At least 14 youths have been stoned to death in Baghdad in the past three weeks in what appears to be a campaign by Shiite militants against youths wearing Western-style “emo” clothes and haircuts, security and hospital sources say.
Militants in Shiite neighborhoods where the stonings have taken place circulated lists on Saturday naming more youths targeted to be killed if they do not change the way they dress.
The killings have taken place since Iraq’s interior ministry drew attention to the “emo” subculture last month, labeling it “Satanism” and ordering a community police force to stamp it out.
“Emo” is a genre of punk rock music that originated in the United States in the 1980s. Fans are known for their distinctive dress, often including tight jeans, T-shirts with logos and distinctive long or spiky haircuts.
At least 14 bodies of youths have been brought to three hospitals in eastern Baghdad bearing signs of having been beaten to death with rocks or bricks, security and hospital sources told Reuters under condition they not be identified because they were not authorized to speak to the media.
Nine bodies were brought to hospitals in Sadr City, a vast, poor Shiite neighborhood, three were brought to East Baghdad’s main al-Kindi hospital and two were brought to the central morgue, medical sources said.
Six other young people, including two girls, were wounded in beatings intended as warnings, the security sources said.
“Last week I signed the death certificates of three of those young people, and the reason for death I wrote in my own hand was severe skull fractures,” a doctor at al-Kindi hospital told Reuters. “A very powerful blow to the head caused these fractures which totally smashed the skull of the victim.”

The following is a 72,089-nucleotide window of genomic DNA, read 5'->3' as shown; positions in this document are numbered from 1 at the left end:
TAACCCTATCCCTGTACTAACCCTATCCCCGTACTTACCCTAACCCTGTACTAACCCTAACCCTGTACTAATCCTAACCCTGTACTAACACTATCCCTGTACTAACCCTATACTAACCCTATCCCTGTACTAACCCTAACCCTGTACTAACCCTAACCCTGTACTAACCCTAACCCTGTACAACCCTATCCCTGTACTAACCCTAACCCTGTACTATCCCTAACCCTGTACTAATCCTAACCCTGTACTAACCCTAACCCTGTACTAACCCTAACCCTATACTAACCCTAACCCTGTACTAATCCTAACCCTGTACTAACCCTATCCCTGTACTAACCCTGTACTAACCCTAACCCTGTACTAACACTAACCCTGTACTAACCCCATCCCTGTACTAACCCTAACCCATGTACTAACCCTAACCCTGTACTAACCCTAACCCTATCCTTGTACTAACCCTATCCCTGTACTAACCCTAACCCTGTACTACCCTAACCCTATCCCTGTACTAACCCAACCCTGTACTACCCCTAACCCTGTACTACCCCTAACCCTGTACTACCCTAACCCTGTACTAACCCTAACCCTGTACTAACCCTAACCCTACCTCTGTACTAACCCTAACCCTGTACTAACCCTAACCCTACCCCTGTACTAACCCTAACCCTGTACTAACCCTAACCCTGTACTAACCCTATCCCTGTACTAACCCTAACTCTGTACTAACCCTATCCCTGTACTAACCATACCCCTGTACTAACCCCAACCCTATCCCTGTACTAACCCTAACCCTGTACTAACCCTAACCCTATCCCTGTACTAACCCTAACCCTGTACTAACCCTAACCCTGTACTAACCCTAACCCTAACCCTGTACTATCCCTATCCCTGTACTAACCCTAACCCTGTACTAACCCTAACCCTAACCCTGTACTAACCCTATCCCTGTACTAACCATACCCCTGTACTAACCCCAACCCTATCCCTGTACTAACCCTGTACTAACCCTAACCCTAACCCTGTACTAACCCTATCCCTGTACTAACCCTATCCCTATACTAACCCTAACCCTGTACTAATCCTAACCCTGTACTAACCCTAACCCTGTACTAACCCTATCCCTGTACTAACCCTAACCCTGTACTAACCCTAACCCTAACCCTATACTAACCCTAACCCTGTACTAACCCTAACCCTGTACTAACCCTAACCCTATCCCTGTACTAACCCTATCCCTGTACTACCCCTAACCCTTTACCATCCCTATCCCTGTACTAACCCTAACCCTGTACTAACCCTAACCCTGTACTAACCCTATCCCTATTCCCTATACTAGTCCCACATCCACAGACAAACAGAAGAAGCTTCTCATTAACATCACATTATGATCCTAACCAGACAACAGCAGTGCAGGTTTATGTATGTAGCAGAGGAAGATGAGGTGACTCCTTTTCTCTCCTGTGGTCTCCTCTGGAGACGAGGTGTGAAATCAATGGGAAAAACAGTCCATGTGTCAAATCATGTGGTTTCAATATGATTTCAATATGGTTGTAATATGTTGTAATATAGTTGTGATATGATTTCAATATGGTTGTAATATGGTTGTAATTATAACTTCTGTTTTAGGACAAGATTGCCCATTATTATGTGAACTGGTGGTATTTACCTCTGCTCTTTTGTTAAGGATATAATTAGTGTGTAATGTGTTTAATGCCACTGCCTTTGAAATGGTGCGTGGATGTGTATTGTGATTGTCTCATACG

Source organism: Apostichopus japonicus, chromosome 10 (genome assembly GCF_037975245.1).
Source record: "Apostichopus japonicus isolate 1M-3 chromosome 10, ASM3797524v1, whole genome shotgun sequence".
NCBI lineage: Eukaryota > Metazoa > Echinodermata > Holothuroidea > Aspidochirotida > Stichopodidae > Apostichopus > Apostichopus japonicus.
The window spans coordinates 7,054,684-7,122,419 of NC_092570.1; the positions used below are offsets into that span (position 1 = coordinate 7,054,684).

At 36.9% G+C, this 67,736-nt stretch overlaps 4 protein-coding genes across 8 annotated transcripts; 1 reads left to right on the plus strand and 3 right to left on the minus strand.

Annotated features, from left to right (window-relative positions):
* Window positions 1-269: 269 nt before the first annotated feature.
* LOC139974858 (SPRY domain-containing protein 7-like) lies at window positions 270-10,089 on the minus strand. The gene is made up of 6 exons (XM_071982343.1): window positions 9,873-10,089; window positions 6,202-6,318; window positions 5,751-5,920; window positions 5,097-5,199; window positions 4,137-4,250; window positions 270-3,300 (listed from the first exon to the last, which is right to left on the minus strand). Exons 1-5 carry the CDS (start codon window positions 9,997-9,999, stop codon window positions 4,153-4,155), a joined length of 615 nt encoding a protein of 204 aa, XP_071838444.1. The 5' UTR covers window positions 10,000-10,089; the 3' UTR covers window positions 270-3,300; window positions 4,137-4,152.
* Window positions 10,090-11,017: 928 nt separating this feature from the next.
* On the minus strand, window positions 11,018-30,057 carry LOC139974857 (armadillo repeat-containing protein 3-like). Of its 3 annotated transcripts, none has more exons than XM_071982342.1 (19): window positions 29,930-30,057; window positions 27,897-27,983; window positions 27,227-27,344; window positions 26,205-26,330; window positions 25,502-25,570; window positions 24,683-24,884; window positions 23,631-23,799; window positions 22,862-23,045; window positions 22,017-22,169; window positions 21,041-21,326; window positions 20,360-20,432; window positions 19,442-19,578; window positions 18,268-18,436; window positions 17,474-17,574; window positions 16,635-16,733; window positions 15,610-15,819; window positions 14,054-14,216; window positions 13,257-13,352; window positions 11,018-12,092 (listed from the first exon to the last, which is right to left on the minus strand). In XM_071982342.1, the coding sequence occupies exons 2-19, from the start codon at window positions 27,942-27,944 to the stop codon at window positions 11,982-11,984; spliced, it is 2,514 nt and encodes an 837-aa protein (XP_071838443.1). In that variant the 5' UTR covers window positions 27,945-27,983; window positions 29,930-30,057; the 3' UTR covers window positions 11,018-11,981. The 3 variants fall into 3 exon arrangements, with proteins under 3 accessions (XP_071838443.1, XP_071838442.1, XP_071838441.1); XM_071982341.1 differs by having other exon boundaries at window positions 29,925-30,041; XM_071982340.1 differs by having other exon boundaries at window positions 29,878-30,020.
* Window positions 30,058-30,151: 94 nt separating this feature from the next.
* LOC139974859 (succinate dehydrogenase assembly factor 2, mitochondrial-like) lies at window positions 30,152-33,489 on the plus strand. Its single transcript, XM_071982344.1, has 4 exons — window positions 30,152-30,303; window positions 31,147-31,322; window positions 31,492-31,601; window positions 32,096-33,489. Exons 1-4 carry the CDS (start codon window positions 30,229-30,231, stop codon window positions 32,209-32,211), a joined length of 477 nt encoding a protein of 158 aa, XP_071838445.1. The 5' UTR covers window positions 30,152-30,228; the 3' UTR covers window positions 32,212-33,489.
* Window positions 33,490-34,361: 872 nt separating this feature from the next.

Other sources put the”emo” death toll much higher. Hana al-Bayaty of Brussels Tribunal, a nongovernmental organization dealing with Iraqi issues, said the current figure ranges “between 90 and 100,” Arabic-language newspaper Al Arabiya reported on its website.
via World News – Iraqi teens stoned to death for wearing ‘emo’ clothes.
One thing that strikes me in reading about Emos is how much other adolescents target them for bullying in places where the subculture genuinely has flourished, like the US. (A comment on an earlier post I didn’t let through, from an IP address in Atlanta, Georgia, read: “Hahahah Gay Emos in Iraq? What the fuck is going on ?? Hahhaah emo iraqis i can’t imagine that shit lol .. we should stick dildos up their asses and fucking set them on fire”). Emo style (unlike the comparatively hard-edged cynicism of goth) emphasizes open emotional vulnerability coupled with a certain nervy fearlessness in displaying it. You can see how, in a society with repressively stratified gender roles like Iraq or high school, this would be a comprehensive recipe for not fitting in. Boys aren’t supposed to be vulnerable at all; girls would face reprisals from more confidently feminist girls for reveling in their weakness, and from boys for the covert, armored bravery with which they reveal it. Equally, you can see how, for those who feel at odds with those gender straitjackets, Emo would be a way to find a community, and an Archimedean point from which to start saying “no.” No one should slight the heroism in that.
Iraq is far from the first place to crack down on Emo. In addition to all the school principals who have gone apoplectic, my colleague Brian Whitaker points out that Saudi religious police arrested 10 Emo girls in Dammam in 2010, among other grounds because they were “trying to imitate men.” And in Russia, always reliable for such things, lawmakers in 2008 contemplated a bill to restrict Emo websites and ban Emo coiffures from schools and public buildings. (What headscarves are to the laic French, hairstyles are to religious Muscovy.)
Emo culture’s “negative ideology” may encourage depression, social withdrawal and even suicide, the bill alleges – with young girls being particularly vulnerable. ”Of course, there are emo teens who just listen to their music. But our actions are not directed at them but rather at those who also hurt themselves, commit suicide and promote those acts,” bill co-author Igor Ponkin explained to the Moscow Times. Though we are not certain how Ponkin intends to target people who have committed suicide, he certainly seems determined.